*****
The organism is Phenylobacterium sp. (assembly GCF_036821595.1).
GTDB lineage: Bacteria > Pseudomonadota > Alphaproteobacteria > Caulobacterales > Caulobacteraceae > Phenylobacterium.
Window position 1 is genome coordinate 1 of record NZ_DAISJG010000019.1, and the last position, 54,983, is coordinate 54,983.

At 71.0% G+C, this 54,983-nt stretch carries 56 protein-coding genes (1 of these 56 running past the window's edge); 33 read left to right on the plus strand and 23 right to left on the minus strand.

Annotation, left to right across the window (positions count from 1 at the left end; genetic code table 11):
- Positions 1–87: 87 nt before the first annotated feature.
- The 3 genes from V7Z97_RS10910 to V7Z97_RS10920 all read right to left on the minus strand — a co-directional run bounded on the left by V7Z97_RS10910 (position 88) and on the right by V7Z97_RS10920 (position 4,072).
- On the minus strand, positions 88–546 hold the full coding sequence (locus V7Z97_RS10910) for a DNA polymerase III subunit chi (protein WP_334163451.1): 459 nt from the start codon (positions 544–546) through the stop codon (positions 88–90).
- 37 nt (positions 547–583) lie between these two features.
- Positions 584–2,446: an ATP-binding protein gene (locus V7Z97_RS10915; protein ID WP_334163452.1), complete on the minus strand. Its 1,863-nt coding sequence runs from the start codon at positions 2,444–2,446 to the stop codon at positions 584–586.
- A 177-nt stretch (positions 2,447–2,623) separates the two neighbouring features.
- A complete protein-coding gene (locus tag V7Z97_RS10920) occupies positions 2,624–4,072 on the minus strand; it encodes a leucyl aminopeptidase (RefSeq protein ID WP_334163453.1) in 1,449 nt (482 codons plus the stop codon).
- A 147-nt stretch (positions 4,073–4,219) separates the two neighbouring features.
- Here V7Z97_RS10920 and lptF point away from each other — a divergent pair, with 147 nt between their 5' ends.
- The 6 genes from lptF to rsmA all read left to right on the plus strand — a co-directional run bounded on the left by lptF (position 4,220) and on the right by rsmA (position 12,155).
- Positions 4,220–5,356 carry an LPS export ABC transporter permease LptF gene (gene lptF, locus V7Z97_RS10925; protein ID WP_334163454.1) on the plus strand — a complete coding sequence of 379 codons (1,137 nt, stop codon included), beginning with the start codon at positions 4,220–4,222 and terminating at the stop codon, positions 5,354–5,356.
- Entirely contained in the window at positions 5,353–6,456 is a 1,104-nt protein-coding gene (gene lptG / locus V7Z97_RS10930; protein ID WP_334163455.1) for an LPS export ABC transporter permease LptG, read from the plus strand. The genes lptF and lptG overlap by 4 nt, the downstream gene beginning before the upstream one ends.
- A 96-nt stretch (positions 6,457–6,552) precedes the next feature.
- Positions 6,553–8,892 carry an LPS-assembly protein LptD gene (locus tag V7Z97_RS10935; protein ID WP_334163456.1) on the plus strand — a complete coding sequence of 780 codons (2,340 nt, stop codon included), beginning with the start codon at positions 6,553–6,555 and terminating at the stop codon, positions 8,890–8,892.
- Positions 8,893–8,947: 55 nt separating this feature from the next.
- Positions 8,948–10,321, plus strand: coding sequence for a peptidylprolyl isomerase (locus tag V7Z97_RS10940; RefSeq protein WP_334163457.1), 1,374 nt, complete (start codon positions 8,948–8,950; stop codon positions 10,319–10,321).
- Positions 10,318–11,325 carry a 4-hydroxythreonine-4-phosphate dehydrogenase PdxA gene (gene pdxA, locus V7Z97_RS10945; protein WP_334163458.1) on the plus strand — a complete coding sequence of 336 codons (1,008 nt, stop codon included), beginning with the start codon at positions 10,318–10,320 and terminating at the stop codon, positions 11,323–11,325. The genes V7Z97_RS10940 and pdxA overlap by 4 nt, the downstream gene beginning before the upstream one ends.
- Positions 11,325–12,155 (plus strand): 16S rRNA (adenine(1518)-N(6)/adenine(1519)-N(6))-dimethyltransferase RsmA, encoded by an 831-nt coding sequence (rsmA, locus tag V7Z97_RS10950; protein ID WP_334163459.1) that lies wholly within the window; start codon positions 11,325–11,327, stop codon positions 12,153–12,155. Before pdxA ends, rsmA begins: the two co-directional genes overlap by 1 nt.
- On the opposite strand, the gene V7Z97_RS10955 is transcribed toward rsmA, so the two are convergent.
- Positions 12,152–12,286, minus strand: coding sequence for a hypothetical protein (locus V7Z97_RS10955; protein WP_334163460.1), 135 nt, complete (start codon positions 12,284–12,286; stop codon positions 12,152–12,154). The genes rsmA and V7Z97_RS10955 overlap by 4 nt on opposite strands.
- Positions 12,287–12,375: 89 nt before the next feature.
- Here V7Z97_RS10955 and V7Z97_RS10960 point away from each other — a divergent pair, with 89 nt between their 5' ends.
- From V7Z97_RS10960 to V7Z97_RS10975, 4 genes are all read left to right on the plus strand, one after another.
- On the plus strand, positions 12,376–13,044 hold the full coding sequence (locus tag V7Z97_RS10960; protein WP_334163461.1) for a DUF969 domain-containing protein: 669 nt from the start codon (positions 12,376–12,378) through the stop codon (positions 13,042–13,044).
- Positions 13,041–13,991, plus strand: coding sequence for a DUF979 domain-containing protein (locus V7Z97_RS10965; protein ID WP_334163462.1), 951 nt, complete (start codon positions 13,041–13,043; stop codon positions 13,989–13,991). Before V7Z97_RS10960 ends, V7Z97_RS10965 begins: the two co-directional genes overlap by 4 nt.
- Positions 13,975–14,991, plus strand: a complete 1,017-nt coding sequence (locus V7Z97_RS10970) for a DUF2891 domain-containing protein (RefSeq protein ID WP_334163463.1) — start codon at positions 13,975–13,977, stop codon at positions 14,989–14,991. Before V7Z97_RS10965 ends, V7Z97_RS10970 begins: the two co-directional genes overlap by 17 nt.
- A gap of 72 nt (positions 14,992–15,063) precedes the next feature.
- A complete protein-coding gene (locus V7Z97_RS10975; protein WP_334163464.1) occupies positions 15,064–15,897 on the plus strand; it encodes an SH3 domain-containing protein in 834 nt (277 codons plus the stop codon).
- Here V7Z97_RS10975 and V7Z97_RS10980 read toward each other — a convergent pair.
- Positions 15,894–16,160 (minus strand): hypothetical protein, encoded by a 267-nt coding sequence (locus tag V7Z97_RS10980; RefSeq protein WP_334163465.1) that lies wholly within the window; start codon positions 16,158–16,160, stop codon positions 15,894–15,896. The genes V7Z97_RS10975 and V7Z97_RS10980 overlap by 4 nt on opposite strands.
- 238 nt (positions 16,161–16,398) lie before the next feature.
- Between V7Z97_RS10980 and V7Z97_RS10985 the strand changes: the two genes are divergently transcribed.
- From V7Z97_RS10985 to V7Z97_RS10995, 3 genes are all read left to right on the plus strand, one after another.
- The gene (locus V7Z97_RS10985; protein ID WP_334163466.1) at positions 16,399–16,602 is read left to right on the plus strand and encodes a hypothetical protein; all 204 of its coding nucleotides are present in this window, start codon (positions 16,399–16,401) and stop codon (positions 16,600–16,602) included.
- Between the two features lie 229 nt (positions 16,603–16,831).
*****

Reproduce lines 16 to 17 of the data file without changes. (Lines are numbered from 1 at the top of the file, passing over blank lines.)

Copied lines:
- Positions 4,220–5,356 carry an LPS export ABC transporter permease LptF gene (gene lptF, locus V7Z97_RS10925; protein ID WP_334163454.1) on the plus strand — a complete coding sequence of 379 codons (1,137 nt, stop codon included), beginning with the start codon at positions 4,220–4,222 and terminating at the stop codon, positions 5,354–5,356.
- Entirely contained in the window at positions 5,353–6,456 is a 1,104-nt protein-coding gene (gene lptG / locus V7Z97_RS10930; protein ID WP_334163455.1) for an LPS export ABC transporter permease LptG, read from the plus strand. The genes lptF and lptG overlap by 4 nt, the downstream gene beginning before the upstream one ends.